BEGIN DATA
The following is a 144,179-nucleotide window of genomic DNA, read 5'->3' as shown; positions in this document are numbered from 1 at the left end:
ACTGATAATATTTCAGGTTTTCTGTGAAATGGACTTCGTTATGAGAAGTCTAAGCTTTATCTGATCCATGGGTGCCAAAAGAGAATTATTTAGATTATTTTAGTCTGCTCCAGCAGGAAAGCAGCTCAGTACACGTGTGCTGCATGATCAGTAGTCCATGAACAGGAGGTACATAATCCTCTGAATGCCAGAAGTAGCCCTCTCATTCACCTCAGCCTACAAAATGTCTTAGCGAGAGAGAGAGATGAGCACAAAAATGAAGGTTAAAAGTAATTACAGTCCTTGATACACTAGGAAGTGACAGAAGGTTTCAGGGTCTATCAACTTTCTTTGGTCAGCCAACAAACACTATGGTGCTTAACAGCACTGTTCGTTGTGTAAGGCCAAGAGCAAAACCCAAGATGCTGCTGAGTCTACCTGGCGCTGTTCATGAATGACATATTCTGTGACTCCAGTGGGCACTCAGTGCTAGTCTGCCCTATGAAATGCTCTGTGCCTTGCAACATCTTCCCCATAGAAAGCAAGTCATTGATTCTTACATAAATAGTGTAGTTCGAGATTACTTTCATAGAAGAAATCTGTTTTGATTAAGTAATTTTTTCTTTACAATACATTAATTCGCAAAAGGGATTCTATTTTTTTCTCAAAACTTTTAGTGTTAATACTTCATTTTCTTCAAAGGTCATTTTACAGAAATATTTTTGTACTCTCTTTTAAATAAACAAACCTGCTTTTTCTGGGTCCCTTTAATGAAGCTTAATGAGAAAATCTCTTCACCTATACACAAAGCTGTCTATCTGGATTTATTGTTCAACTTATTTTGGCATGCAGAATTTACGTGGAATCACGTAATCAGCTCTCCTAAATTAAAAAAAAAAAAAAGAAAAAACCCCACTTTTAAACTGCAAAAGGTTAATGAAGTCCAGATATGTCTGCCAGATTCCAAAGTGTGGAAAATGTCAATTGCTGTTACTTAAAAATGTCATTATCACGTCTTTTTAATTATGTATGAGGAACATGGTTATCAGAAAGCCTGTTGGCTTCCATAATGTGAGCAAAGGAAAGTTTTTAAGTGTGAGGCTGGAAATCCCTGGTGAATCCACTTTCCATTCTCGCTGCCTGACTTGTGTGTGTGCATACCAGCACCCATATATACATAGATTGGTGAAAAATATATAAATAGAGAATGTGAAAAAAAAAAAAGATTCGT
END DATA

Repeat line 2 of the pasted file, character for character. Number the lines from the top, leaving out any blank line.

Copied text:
ACTGATAATATTTCAGGTTTTCTGTGAAATGGACTTCGTTATGAGAAGTCTAAGCTTTATCTGATCCATGGGTGCCAAAAGAGAATTATTTAGATTATTTTAGTCTGCTCCAGCAGGAAAGCAGCTCAGTACACGTGTGCTGCATGATCAGTAGTCCATGAACAGGAGGTACATAATCCTCTGAATGCCAGAAGTAGCCCTCTCATTCACCTCAGCCTACAAAATGTCTTAGCGAGAGAGAGAGATGAGCACAAAAATGAAGGTTAAAAGTAATTACAGTCCTTGATACACTAGGAAGTGACAGAAGGTTTCAGGGTCTATCAACTTTCTTTGGTCAGCCAACAAACACTATGGTGCTTAACAGCACTGTTCGTTGTGTAAGGCCAAGAGCAAAACCCAAGATGCTGCTGAGTCTACCTGGCGCTGTTCATGAATGACATATTCTGTGACTCCAGTGGGCACTCAGTGCTAGTCTGCCCTATGAAATGCTCTGTGCCTTGCAACATCTTCCCCATAGAAAGCAAGTCATTGATTCTTACATAAATAGTGTAGTTCGAGATTACTTTCATAGAAGAAATCTGTTTTGATTAAGTAATTTTTTCTTTACAATACATTAATTCGCAAAAGGGATTCTATTTTTTTCTCAAAACTTTTAGTGTTAATACTTCATTTTCTTCAAAGGTCATTTTACAGAAATATTTTTGTACTCTCTTTTAAATAAACAAACCTGCTTTTTCTGGGTCCCTTTAATGAAGCTTAATGAGAAAATCTCTTCACCTATACACAAAGCTGTCTATCTGGATTTATTGTTCAACTTATTTTGGCATGCAGAATTTACGTGGAATCACGTAATCAGCTCTCCTAAATTAAAAAAAAAAAAAAGAAAAAACCCCACTTTTAAACTGCAAAAGGTTAATGAAGTCCAGATATGTCTGCCAGATTCCAAAGTGTGGAAAATGTCAATTGCTGTTACTTAAAAATGTCATTATCACGTCTTTTTAATTATGTATGAGGAACATGGTTATCAGAAAGCCTGTTGGCTTCCATAATGTGAGCAAAGGAAAGTTTTTAAGTGTGAGGCTGGAAATCCCTGGTGAATCCACTTTCCATTCTCGCTGCCTGACTTGTGTGTGTGCATACCAGCACCCATATATACATAGATTGGTGAAAAATATATAAATAGAGAATGTGAAAAAAAAAAAAGATTCGT